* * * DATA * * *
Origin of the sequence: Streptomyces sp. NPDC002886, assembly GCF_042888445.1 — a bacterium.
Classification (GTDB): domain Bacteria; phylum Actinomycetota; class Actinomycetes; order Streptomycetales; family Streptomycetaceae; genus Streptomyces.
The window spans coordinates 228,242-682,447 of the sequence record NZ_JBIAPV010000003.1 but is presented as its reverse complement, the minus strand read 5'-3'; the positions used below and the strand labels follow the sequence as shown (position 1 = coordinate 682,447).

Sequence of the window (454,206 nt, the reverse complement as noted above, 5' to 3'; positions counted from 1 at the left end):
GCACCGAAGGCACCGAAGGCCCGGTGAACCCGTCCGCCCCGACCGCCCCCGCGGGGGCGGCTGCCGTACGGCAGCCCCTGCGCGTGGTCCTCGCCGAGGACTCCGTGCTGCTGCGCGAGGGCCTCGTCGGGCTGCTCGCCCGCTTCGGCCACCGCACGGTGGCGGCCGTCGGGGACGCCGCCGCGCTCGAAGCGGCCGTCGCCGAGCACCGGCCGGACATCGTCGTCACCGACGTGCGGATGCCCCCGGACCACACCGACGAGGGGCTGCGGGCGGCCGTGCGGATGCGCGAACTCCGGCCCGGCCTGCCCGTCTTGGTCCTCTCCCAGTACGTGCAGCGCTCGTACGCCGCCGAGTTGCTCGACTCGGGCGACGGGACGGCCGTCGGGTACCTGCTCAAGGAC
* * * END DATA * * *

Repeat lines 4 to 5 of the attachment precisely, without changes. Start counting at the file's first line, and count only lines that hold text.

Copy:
Sequence of the window (454,206 nt, the reverse complement as noted above, 5' to 3'; positions counted from 1 at the left end):
GCACCGAAGGCACCGAAGGCCCGGTGAACCCGTCCGCCCCGACCGCCCCCGCGGGGGCGGCTGCCGTACGGCAGCCCCTGCGCGTGGTCCTCGCCGAGGACTCCGTGCTGCTGCGCGAGGGCCTCGTCGGGCTGCTCGCCCGCTTCGGCCACCGCACGGTGGCGGCCGTCGGGGACGCCGCCGCGCTCGAAGCGGCCGTCGCCGAGCACCGGCCGGACATCGTCGTCACCGACGTGCGGATGCCCCCGGACCACACCGACGAGGGGCTGCGGGCGGCCGTGCGGATGCGCGAACTCCGGCCCGGCCTGCCCGTCTTGGTCCTCTCCCAGTACGTGCAGCGCTCGTACGCCGCCGAGTTGCTCGACTCGGGCGACGGGACGGCCGTCGGGTACCTGCTCAAGGAC